June 27, 2018
Trade fears have returned with a twist, as global market weakness has spread to European banks while safe havens including the yen and sovereign bonds are broadly higher amid renewed risk-off sentiment.
Once again, it started in China where the Shanghai Composite slumped for another session, dropping 1.1%, and falling deeper into a bear market.
The weakness was prompted by a renewed decline in the “weaponized” Yuan, which fell for a 10th consecutive day, matching a record losing stretch, and prompting questions whether Beijing is seeking to retaliate to Trump’s protectionism with another round of devaluation.
As we noted last night, last time the yuan devalued this fast, it unleashed hell on the world’s financial markets
The continued slump in the yuan has stoked concerns that Chinese policy makers are less willing to temper its decline, which may remove an anchor of stability for emerging-market currencies. Still, it may not be all Beijing’s doing as policymakers set the fixing at a level that was stronger than analysts expected on Wednesday, while the decline could have been far worse when at least one major Chinese bank sold the dollar in the onshore market to keep the yuan stronger than 6.6, according to two traders, prompting speculation of intervention.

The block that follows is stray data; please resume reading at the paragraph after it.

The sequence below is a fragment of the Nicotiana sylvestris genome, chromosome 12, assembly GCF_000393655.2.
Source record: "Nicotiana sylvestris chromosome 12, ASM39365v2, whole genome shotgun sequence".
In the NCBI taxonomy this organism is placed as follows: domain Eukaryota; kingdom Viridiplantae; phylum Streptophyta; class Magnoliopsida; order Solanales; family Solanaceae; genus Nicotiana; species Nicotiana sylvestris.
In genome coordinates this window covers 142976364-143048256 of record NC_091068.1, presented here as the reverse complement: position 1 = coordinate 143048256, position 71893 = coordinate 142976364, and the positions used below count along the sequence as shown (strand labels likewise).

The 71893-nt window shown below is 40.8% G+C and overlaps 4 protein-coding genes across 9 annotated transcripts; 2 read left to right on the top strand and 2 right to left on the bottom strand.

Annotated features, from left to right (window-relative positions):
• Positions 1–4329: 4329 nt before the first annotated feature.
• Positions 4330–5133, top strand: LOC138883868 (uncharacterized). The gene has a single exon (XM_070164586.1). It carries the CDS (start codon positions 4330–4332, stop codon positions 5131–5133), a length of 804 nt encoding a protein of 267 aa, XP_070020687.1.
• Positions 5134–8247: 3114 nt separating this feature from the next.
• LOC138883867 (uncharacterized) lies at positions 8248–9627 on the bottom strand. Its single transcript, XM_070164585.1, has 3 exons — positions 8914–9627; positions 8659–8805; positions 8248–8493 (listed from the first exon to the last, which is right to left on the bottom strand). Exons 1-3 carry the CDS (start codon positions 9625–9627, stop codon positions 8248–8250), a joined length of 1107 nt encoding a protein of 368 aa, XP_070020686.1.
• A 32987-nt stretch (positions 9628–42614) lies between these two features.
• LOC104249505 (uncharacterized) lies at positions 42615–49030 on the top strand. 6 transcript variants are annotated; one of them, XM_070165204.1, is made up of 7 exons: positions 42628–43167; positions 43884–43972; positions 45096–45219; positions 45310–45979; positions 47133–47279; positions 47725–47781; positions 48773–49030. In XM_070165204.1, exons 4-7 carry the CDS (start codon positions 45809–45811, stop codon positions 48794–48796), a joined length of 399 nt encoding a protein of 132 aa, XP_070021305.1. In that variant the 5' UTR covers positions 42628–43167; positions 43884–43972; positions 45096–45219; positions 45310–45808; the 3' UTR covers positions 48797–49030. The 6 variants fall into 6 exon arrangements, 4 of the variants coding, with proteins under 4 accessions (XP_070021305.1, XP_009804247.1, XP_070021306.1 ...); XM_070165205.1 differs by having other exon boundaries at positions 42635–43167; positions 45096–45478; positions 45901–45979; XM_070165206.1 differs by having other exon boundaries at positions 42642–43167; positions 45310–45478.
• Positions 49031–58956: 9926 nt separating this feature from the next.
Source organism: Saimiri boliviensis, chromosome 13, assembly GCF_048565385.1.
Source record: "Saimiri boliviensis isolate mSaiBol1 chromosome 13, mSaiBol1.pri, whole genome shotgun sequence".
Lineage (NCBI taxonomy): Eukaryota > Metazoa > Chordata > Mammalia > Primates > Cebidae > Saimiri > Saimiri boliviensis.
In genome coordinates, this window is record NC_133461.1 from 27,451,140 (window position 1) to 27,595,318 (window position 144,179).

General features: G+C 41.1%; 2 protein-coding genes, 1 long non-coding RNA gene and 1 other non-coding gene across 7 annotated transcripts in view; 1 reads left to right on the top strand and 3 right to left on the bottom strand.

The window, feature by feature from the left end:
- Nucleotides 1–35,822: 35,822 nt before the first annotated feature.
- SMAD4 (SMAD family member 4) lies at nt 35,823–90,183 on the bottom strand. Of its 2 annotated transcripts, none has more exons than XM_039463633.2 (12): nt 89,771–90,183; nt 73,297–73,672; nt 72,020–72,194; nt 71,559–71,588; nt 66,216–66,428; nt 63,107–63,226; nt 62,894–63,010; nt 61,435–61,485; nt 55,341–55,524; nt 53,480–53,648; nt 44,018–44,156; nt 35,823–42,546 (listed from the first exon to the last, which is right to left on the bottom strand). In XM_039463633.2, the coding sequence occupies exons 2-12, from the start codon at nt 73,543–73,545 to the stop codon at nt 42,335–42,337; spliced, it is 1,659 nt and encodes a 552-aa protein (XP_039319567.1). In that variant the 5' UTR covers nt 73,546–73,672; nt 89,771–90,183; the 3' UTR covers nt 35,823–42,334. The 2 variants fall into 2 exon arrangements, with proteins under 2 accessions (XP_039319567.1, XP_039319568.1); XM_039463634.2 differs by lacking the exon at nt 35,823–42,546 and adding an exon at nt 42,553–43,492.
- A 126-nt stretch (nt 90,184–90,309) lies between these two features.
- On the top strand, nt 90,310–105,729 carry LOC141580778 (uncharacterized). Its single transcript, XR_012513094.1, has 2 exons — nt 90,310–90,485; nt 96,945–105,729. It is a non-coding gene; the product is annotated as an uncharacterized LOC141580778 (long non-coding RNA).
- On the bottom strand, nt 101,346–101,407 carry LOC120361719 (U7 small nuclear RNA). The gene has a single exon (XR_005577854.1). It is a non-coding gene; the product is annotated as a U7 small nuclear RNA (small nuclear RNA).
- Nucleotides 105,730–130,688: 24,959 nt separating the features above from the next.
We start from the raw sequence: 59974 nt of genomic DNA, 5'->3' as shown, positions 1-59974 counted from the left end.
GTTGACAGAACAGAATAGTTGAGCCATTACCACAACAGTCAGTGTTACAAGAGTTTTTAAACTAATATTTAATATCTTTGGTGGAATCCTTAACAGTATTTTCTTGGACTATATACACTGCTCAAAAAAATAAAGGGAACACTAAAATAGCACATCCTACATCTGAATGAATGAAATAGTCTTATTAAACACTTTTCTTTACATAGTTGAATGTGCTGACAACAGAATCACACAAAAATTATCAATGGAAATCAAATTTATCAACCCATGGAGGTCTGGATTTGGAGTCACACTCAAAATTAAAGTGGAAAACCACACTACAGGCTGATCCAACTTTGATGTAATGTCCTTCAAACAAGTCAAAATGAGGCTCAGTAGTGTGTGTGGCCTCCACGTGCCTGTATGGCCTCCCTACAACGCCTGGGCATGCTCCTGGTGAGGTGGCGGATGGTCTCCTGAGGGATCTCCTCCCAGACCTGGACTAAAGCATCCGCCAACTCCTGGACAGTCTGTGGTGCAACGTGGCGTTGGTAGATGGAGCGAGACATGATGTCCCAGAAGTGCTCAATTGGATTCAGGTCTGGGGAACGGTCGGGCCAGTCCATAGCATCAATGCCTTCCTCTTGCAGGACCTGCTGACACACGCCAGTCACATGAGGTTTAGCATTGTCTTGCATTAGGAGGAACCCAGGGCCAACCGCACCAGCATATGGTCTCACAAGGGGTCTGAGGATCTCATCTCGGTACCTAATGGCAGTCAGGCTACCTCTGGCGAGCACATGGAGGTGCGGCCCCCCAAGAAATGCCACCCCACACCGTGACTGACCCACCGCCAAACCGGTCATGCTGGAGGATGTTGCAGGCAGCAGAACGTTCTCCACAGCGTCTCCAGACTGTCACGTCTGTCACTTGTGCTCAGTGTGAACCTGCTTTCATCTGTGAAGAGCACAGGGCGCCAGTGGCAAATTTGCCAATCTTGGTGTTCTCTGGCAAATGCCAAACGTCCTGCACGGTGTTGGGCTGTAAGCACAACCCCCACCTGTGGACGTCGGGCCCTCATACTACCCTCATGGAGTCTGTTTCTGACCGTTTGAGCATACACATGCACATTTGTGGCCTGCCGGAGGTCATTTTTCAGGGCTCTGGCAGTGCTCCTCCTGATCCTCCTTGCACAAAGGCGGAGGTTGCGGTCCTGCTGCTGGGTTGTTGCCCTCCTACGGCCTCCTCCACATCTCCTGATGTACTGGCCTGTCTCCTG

A foreign-exchange trader in Asia told Bloomberg the offshore yuan ran into a large dollar-seller – possibly an agent bank working for Chinese authorities – after weakening beyond 6.61 per dollar. Tommy Ong, managing director for treasury and markets at DBS Hong Kong Ltd., said he wouldn’t be surprised if the People’s Bank of China intervened if speculative bets against the yuan grew. “The PBOC may think that fundamentally the yuan should weaken, but the move is too fast in the past week and that could ignite capital outflows,” Ong said. “Any intervention should aim only to…